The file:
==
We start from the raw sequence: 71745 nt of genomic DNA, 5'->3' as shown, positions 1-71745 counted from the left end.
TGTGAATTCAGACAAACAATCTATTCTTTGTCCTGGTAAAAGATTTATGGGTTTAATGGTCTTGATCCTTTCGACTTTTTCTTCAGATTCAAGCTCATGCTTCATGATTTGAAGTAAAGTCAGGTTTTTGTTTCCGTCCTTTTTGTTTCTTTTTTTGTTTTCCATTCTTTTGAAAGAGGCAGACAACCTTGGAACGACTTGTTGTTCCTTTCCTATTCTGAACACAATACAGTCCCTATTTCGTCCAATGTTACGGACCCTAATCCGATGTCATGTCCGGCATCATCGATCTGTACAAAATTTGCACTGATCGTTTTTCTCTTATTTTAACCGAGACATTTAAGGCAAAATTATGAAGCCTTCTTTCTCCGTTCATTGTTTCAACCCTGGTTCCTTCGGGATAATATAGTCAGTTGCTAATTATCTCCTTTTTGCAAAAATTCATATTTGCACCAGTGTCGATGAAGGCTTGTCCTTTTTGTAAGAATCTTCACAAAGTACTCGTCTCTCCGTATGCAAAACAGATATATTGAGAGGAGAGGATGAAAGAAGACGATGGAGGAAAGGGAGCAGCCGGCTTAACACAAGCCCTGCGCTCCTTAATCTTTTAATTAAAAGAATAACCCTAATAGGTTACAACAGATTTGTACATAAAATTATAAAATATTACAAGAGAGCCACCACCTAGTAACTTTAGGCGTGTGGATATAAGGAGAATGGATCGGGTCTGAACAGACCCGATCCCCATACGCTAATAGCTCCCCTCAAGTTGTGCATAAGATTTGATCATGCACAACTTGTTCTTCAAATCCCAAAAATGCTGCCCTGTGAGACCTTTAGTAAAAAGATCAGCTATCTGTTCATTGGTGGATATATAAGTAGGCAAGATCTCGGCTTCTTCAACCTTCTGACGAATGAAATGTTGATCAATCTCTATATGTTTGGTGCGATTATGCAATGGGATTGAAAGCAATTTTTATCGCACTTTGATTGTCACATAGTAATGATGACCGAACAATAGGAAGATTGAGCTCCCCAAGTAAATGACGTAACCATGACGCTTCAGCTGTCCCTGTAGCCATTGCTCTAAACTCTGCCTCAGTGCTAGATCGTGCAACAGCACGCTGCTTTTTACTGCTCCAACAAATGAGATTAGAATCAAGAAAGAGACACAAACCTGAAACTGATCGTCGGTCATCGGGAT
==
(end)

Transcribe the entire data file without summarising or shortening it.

We start from the raw sequence: 71745 nt of genomic DNA, 5'->3' as shown, positions 1-71745 counted from the left end.
TGTGAATTCAGACAAACAATCTATTCTTTGTCCTGGTAAAAGATTTATGGGTTTAATGGTCTTGATCCTTTCGACTTTTTCTTCAGATTCAAGCTCATGCTTCATGATTTGAAGTAAAGTCAGGTTTTTGTTTCCGTCCTTTTTGTTTCTTTTTTTGTTTTCCATTCTTTTGAAAGAGGCAGACAACCTTGGAACGACTTGTTGTTCCTTTCCTATTCTGAACACAATACAGTCCCTATTTCGTCCAATGTTACGGACCCTAATCCGATGTCATGTCCGGCATCATCGATCTGTACAAAATTTGCACTGATCGTTTTTCTCTTATTTTAACCGAGACATTTAAGGCAAAATTATGAAGCCTTCTTTCTCCGTTCATTGTTTCAACCCTGGTTCCTTCGGGATAATATAGTCAGTTGCTAATTATCTCCTTTTTGCAAAAATTCATATTTGCACCAGTGTCGATGAAGGCTTGTCCTTTTTGTAAGAATCTTCACAAAGTACTCGTCTCTCCGTATGCAAAACAGATATATTGAGAGGAGAGGATGAAAGAAGACGATGGAGGAAAGGGAGCAGCCGGCTTAACACAAGCCCTGCGCTCCTTAATCTTTTAATTAAAAGAATAACCCTAATAGGTTACAACAGATTTGTACATAAAATTATAAAATATTACAAGAGAGCCACCACCTAGTAACTTTAGGCGTGTGGATATAAGGAGAATGGATCGGGTCTGAACAGACCCGATCCCCATACGCTAATAGCTCCCCTCAAGTTGTGCATAAGATTTGATCATGCACAACTTGTTCTTCAAATCCCAAAAATGCTGCCCTGTGAGACCTTTAGTAAAAAGATCAGCTATCTGTTCATTGGTGGATATATAAGTAGGCAAGATCTCGGCTTCTTCAACCTTCTGACGAATGAAATGTTGATCAATCTCTATATGTTTGGTGCGATTATGCAATGGGATTGAAAGCAATTTTTATCGCACTTTGATTGTCACATAGTAATGATGACCGAACAATAGGAAGATTGAGCTCCCCAAGTAAATGACGTAACCATGACGCTTCAGCTGTCCCTGTAGCCATTGCTCTAAACTCTGCCTCAGTGCTAGATCGTGCAACAGCACGCTGCTTTTTACTGCTCCAACAAATGAGATTAGAATCAAGAAAGAGACACAAACCTGAAACTGATCGTCGGTCATCGGGAT